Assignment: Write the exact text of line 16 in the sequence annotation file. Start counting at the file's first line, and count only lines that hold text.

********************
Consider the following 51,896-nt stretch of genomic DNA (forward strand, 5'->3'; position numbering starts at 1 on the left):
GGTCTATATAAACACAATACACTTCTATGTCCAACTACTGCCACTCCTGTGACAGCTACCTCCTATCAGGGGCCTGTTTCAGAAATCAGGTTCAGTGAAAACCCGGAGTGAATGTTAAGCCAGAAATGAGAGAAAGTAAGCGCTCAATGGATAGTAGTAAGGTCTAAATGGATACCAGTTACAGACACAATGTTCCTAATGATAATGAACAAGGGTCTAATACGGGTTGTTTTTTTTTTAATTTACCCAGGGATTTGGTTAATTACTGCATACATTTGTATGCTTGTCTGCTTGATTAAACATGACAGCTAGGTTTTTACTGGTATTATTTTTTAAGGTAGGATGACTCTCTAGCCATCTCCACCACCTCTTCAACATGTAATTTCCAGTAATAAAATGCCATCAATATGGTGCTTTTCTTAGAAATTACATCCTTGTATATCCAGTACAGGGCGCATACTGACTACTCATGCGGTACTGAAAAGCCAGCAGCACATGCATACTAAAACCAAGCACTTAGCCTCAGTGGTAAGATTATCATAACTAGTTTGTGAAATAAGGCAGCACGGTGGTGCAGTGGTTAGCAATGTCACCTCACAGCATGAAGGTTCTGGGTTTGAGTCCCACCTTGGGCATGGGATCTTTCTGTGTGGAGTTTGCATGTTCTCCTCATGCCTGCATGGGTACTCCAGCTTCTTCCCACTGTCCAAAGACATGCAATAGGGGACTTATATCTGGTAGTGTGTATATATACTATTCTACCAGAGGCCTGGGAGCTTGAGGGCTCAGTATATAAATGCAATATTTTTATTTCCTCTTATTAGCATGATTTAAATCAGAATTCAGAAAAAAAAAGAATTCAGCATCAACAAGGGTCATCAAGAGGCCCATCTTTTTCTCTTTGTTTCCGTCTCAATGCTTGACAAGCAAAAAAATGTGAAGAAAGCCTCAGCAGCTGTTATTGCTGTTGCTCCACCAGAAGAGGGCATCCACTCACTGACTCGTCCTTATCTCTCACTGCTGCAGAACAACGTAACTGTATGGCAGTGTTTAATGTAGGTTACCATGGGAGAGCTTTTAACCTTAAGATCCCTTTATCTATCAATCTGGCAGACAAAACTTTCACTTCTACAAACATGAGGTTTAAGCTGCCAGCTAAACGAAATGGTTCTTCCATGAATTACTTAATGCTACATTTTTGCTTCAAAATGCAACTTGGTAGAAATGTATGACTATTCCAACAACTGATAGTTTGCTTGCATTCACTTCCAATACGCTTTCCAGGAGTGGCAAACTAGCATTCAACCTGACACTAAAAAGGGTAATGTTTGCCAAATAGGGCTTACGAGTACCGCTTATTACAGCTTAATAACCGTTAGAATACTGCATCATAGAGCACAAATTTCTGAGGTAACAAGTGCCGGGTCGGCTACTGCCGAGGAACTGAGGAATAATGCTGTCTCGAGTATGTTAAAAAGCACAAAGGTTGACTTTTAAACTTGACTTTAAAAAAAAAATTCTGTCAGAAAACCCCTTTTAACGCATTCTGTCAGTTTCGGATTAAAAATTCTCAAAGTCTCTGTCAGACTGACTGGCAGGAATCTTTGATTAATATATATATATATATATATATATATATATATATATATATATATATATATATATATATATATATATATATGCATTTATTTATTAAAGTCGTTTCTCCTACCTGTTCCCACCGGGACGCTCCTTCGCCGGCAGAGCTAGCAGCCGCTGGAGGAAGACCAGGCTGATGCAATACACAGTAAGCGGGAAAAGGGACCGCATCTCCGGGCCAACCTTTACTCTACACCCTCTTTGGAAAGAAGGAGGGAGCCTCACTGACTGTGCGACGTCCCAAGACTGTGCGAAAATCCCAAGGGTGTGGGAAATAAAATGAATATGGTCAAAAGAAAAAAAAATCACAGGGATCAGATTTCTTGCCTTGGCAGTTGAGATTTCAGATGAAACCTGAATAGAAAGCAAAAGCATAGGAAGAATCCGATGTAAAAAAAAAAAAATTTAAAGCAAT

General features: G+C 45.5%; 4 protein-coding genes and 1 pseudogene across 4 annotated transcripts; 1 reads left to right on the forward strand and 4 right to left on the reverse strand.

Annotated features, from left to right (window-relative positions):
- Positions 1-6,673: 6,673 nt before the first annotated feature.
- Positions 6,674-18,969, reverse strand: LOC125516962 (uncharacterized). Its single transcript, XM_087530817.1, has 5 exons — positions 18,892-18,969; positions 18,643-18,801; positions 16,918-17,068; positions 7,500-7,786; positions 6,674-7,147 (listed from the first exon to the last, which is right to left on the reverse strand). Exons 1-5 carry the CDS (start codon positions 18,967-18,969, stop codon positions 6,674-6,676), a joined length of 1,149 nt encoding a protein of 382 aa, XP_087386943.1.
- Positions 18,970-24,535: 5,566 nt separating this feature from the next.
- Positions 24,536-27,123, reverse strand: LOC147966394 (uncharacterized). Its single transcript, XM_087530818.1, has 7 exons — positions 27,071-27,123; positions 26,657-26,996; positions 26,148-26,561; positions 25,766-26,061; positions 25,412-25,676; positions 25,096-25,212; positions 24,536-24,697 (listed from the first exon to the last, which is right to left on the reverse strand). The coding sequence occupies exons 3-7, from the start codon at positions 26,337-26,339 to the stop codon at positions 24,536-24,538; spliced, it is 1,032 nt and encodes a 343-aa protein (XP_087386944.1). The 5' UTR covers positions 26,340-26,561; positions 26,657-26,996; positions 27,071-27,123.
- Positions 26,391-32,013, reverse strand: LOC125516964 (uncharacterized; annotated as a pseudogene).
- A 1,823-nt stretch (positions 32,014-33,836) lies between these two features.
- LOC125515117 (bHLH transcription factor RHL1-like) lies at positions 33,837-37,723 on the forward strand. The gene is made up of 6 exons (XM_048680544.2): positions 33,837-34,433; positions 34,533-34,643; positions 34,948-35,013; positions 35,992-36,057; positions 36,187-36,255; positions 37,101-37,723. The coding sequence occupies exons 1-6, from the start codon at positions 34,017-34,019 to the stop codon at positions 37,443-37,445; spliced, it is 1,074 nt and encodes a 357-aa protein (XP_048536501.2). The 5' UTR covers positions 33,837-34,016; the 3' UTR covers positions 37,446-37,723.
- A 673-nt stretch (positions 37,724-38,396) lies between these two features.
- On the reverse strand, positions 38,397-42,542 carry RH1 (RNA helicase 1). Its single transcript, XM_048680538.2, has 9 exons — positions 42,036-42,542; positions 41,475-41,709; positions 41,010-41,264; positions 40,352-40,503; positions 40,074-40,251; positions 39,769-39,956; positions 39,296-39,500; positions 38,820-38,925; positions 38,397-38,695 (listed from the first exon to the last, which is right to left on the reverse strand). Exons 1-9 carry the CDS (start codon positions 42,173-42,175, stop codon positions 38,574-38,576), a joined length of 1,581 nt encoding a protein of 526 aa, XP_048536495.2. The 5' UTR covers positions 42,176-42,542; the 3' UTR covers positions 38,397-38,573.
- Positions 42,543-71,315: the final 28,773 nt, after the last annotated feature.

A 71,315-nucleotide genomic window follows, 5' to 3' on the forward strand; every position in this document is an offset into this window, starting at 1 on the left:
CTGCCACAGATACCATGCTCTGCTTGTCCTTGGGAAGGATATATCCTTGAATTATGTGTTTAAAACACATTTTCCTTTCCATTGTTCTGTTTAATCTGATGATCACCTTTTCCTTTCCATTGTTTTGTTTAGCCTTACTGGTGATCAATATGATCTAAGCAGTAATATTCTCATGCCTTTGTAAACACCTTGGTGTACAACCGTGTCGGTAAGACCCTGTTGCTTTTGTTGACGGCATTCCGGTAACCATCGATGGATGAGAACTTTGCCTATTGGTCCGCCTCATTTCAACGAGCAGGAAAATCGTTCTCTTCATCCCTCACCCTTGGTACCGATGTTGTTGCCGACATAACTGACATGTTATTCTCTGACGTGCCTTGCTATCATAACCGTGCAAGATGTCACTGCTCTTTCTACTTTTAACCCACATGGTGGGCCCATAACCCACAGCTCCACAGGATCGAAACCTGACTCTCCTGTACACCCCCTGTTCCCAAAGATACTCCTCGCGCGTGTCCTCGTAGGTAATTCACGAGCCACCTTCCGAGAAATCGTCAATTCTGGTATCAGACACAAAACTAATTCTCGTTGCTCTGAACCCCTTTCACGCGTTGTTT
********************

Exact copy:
CTGCCACAGATACCATGCTCTGCTTGTCCTTGGGAAGGATATATCCTTGAATTATGTGTTTAAAACACATTTTCCTTTCCATTGTTCTGTTTAATCTGATGATCACCTTTTCCTTTCCATTGTTTTGTTTAGCCTTACTGGTGATCAATATGATCTAAGCAGTAATATTCTCATGCCTTTGTAAACACCTTGGTGTACAACCGTGTCGGTAAGACCCTGTTGCTTTTGTTGACGGCATTCCGGTAACCATCGATGGATGAGAACTTTGCCTATTGGTCCGCCTCATTTCAACGAGCAGGAAAATCGTTCTCTTCATCCCTCACCCTTGGTACCGATGTTGTTGCCGACATAACTGACATGTTATTCTCTGACGTGCCTTGCTATCATAACCGTGCAAGATGTCACTGCTCTTTCTACTTTTAACCCACATGGTGGGCCCATAACCCACAGCTCCACAGGATCGAAACCTGACTCTCCTGTACACCCCCTGTTCCCAAAGATACTCCTCGCGCGTGTCCTCGTAGGTAATTCACGAGCCACCTTCCGAGAAATCGTCAATTCTGGTATCAGACACAAAACTAATTCTCGTTGCTCTGAACCCCTTTCACGCGTTGTTT